Future of employement and wages

Discussion in 'BBS Hangout' started by justtxyank, Jul 20, 2017.

  1. Brown Lost It

    Brown Lost It Member

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    you assume that of all billionaires?

    bill gates is the perfect example. he cares about the issue but wont point out the obvious elephant in the room. instead he thinks population is the issue.
     
  2. NateNate

    NateNate Member

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    They is a comin.... no tipping baby!!

     
  3. pirc1

    pirc1 Contributing Member

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    Remember Data in next generation? He must have sucked if he couldn't beat humans in poker.



    How about some firepower?



    AI dominate best human player in go, once thought decades away (as recent as five years ago).



    Dr Watson?

     
    #63 pirc1, Jul 21, 2017
    Last edited: Jul 21, 2017
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  4. da_juice

    da_juice Member

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    It's going to increasingly become a have and have nots system. Populist blowback is only going to get worse worldwide; but if it subsides then having language skills and such will be the only non stem careers really left.

    A good book from the 90s is Jihad v. McWorld. It essentially predicted a lot of the problems we have now.
     
  5. B-Bob

    B-Bob Contributing Member

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    I'm not even sure how long language skills will be that useful. Google translate gets better every day, and it's not hard to imagine a literal babelfish earpiece.
     
  6. Phillyrocket

    Phillyrocket Member

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    Brav ****ing o clap clap great post.

    The solution is job sharing imho. I work 40 hours today in the future me and Bob do the same job at 20 hours each. We receive reduced wages sure and basic income covers the difference. More leisure time family time less stress less commuting etc. where does the money come from?

    http://www.cnbc.com/2017/05/02/apples-cash-hoard-swells-to-record-256-8-billion.html

    Time for trickle down to actually come to fruition.
     
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  7. Rox11

    Rox11 Member

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    For the talk about giving us more time to do hobbies, it is true, but what will happen to the people who still have to work? People who computers cannot fill their jobs? Will they demand double or triple the cost for their services?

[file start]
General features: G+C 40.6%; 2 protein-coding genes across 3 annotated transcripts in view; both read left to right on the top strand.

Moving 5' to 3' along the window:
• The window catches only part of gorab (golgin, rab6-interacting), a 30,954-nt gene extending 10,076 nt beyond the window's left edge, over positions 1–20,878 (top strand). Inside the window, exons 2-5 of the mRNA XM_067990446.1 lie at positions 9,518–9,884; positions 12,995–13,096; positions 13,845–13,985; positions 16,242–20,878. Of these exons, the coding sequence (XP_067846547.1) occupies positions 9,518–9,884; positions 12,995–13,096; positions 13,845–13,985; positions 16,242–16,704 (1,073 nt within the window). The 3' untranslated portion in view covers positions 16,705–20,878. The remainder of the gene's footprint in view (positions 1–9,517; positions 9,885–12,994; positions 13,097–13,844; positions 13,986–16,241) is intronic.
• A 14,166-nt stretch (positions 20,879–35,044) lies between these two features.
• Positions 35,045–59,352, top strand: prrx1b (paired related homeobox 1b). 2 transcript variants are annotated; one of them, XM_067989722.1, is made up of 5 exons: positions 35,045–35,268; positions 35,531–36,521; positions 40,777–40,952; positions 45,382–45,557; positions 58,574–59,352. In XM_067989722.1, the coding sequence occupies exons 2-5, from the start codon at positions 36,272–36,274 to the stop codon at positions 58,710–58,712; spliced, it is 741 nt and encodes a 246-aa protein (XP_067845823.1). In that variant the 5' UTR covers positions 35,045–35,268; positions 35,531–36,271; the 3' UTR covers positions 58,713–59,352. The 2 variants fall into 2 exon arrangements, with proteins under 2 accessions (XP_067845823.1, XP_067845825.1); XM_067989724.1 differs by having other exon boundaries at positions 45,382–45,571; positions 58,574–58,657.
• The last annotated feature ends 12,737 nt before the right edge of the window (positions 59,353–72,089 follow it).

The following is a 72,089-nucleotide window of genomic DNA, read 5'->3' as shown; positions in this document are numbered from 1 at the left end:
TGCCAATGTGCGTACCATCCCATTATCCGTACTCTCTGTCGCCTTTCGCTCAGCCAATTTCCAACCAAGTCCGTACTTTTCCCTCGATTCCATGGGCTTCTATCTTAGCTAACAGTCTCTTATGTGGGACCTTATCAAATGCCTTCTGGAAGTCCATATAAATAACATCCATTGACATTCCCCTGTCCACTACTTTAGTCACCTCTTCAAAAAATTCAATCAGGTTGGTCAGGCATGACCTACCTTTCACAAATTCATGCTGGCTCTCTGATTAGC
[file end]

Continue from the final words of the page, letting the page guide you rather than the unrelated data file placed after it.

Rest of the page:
Will governments slowly start to pick off jobs that can be done away with? The people who no longer have to work will ether have all the time to stay healthy or become couch potatoes they have always been.
     
  8. pgabriel

    pgabriel Contributing Member

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    More contract work

    That allows more flexibility for employers

    I think one benefit for workers is netter workers will be able to command more in compensation
     
  9. Shroopy2

    Shroopy2 Contributing Member

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    That to me is the key to shaping future human civilization and occupations. Its how much do WE VALUE our OWN human-to-human connections, and what kinda compensation we can squeeze out of that.

    [Long winded from there] I think the human conceit of "IQ above All" is the main downfall. We're rightfully supposed to NOT let human ego think we're the ONLY thing that matters. But then we're to be so humbled to where we DONT matter at all, so let cyber nannying take our place. (Which actually might be truest form of a misanthrope "regressive left'ism")

    Like, people DONT like human interaction with the mouth-breathers behind the register, they like the self checkout to avoid contact and to reaffirm their superior existence. Maybe should ask how much REALLY are those supposed low form humans TRULY getting in your way. Is human flaw THAT disadvantageous in low skilled work AND the high skilled work where WE are asking for the robot replacements, or letting Silicone Valley shove it down our throats?